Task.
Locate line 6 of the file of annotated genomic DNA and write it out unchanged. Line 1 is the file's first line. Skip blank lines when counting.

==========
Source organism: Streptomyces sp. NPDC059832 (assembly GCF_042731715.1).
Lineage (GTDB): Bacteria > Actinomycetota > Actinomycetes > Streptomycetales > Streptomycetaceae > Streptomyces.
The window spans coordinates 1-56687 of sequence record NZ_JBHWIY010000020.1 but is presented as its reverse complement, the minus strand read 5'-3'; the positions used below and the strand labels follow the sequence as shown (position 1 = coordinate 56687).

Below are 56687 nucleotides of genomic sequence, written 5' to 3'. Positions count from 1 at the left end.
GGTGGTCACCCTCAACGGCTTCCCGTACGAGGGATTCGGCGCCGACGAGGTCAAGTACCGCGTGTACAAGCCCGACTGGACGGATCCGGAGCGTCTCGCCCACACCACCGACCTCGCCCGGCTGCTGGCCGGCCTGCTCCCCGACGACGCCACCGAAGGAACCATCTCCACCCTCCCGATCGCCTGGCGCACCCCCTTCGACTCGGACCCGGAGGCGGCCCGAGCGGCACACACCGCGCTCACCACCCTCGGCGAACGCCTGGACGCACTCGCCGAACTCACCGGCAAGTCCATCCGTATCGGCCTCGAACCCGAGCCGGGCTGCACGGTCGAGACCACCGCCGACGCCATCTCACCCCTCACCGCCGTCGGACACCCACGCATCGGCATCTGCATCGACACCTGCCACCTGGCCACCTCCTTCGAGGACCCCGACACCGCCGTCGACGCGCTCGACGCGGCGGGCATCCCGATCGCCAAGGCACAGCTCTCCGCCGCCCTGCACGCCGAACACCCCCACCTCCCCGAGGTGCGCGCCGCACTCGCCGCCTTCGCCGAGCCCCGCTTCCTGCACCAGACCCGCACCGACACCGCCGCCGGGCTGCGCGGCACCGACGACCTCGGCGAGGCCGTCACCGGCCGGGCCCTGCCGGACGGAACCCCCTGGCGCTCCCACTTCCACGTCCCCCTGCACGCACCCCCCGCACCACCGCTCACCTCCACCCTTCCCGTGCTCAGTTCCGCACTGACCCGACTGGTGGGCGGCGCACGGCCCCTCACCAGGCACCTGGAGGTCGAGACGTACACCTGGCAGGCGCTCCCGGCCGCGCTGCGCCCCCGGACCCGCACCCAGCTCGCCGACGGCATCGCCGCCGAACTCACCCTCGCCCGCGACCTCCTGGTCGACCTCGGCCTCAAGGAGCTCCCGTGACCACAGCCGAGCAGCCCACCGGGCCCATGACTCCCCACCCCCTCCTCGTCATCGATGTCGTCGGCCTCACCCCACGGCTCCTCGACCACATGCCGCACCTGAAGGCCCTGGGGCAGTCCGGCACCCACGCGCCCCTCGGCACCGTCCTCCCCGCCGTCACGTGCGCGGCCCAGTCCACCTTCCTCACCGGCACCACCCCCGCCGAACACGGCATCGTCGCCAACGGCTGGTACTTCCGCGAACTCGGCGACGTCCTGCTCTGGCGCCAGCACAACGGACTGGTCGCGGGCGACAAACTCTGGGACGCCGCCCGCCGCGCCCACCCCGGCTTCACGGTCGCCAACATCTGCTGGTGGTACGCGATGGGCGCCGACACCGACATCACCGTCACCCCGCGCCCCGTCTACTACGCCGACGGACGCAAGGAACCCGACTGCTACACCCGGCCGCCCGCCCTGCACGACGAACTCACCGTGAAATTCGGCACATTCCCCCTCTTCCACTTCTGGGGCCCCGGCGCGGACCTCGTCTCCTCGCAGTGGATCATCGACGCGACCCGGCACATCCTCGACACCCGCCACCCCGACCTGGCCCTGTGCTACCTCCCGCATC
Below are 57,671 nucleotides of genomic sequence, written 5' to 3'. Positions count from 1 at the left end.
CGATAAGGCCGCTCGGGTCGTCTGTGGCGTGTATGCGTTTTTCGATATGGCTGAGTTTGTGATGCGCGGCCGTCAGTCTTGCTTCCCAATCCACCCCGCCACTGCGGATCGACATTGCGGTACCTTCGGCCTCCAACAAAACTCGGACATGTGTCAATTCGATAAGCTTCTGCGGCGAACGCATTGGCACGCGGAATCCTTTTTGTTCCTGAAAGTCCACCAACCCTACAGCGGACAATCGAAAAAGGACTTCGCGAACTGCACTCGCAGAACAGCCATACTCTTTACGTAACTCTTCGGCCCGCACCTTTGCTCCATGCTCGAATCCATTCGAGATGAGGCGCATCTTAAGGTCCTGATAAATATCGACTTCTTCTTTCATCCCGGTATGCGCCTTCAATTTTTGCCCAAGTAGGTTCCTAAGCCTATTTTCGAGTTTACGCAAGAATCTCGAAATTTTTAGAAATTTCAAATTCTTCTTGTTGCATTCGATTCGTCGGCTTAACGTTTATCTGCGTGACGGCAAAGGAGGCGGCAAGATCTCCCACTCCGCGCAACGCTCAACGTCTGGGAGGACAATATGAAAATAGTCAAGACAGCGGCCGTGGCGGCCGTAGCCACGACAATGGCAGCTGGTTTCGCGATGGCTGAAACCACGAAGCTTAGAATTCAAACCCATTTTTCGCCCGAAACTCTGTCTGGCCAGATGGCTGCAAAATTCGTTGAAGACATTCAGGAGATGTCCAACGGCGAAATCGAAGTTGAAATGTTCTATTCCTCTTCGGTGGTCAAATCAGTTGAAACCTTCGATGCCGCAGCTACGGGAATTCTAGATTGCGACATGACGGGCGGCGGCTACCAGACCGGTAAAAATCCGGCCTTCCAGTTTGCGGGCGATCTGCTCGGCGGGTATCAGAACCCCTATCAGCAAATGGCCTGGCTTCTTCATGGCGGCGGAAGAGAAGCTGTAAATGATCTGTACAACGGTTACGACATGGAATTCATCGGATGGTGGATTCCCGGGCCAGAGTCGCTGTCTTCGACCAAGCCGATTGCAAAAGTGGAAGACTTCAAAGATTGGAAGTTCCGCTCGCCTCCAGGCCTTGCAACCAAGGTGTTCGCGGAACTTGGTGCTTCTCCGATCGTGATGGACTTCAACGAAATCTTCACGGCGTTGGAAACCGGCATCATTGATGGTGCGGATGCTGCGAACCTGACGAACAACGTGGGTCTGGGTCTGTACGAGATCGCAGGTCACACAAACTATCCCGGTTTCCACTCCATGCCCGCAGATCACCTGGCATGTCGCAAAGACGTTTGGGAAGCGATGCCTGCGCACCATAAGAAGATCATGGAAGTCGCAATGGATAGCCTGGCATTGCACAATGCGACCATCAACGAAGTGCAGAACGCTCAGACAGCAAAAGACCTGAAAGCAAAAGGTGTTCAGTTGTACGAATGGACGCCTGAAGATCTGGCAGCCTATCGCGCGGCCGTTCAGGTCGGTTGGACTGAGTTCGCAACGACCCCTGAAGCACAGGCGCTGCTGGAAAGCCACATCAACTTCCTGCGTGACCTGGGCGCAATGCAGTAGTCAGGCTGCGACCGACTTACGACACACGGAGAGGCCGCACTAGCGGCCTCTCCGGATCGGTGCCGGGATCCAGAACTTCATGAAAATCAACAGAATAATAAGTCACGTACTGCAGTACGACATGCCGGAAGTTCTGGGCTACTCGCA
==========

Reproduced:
Below are 57,671 nucleotides of genomic sequence, written 5' to 3'. Positions count from 1 at the left end.